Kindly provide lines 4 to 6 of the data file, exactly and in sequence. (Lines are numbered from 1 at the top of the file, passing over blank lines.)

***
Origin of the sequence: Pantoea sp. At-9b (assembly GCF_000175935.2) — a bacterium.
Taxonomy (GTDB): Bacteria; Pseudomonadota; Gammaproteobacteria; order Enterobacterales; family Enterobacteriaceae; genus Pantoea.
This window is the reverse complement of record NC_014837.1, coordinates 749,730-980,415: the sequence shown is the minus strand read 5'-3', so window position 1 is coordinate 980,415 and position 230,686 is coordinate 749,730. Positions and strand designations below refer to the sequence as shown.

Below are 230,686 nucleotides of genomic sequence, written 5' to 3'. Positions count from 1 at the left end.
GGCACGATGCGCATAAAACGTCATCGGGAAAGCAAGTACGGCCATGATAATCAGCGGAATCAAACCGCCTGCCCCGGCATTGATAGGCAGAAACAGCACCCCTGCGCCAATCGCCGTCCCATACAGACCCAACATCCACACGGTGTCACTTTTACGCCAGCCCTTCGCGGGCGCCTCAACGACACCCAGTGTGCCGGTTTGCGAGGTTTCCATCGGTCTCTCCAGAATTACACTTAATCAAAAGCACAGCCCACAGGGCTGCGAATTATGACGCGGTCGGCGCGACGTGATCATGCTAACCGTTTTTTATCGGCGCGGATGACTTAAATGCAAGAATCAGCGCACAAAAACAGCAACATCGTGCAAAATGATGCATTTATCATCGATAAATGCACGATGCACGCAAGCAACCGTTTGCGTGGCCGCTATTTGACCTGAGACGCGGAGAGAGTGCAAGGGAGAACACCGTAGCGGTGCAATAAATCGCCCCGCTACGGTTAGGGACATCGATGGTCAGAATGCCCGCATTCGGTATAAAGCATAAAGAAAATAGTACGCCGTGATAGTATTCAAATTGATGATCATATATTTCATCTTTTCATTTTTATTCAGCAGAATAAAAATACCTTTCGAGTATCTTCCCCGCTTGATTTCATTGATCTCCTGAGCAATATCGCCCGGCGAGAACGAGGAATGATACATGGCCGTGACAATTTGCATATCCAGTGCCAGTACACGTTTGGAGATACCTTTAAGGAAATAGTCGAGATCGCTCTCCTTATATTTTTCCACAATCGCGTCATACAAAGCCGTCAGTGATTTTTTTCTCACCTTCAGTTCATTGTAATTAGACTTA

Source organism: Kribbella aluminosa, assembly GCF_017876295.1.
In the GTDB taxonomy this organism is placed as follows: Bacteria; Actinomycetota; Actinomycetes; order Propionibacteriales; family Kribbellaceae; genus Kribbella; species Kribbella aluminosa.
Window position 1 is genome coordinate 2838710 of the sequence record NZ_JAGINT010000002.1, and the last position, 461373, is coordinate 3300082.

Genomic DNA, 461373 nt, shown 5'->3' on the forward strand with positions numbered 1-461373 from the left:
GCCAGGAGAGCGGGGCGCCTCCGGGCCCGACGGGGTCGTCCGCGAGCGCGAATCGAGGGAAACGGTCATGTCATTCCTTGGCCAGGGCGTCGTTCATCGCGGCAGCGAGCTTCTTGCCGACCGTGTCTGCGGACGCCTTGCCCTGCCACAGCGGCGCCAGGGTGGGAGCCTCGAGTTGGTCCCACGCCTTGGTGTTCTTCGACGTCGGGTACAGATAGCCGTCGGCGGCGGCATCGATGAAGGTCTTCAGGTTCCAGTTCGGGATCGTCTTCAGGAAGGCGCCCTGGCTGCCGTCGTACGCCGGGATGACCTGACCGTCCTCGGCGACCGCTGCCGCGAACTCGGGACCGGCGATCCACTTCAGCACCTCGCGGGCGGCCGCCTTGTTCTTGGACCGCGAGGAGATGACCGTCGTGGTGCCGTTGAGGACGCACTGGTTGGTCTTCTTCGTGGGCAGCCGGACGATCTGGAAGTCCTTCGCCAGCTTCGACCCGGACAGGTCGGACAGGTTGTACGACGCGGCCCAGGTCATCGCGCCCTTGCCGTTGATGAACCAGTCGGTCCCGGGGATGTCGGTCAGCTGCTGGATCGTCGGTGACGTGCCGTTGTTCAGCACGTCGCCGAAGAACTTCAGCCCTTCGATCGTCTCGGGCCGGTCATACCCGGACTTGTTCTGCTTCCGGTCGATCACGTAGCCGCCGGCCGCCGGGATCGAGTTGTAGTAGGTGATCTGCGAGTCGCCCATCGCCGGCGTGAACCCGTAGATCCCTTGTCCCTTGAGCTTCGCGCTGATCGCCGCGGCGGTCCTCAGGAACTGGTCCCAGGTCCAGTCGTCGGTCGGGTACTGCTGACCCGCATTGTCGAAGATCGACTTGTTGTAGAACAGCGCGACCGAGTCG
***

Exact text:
Below are 230,686 nucleotides of genomic sequence, written 5' to 3'. Positions count from 1 at the left end.
GGCACGATGCGCATAAAACGTCATCGGGAAAGCAAGTACGGCCATGATAATCAGCGGAATCAAACCGCCTGCCCCGGCATTGATAGGCAGAAACAGCACCCCTGCGCCAATCGCCGTCCCATACAGACCCAACATCCACACGGTGTCACTTTTACGCCAGCCCTTCGCGGGCGCCTCAACGACACCCAGTGTGCCGGTTTGCGAGGTTTCCATCGGTCTCTCCAGAATTACACTTAATCAAAAGCACAGCCCACAGGGCTGCGAATTATGACGCGGTCGGCGCGACGTGATCATGCTAACCGTTTTTTATCGGCGCGGATGACTTAAATGCAAGAATCAGCGCACAAAAACAGCAACATCGTGCAAAATGATGCATTTATCATCGATAAATGCACGATGCACGCAAGCAACCGTTTGCGTGGCCGCTATTTGACCTGAGACGCGGAGAGAGTGCAAGGGAGAACACCGTAGCGGTGCAATAAATCGCCCCGCTACGGTTAGGGACATCGATGGTCAGAATGCCCGCATTCGGTATAAAGCATAAAGAAAATAGTACGCCGTGATAGTATTCAAATTGATGATCATATATTTCATCTTTTCATTTTTATTCAGCAGAATAAAAATACCTTTCGAGTATCTTCCCCGCTTGATTTCATTGATCTCCTGAGCAATATCGCCCGGCGAGAACGAGGAATGATACATGGCCGTGACAATTTGCATATCCAGTGCCAGTACACGTTTGGAGATACCTTTAAGGAAATAGTCGAGATCGCTCTCCTTATATTTTTCCACAATCGCGTCATACAAAGCCGTCAGTGATTTTTTTCTCACCTTCAGTTCATTGTAATTAGACTTA

Source organism: Kribbella aluminosa, assembly GCF_017876295.1.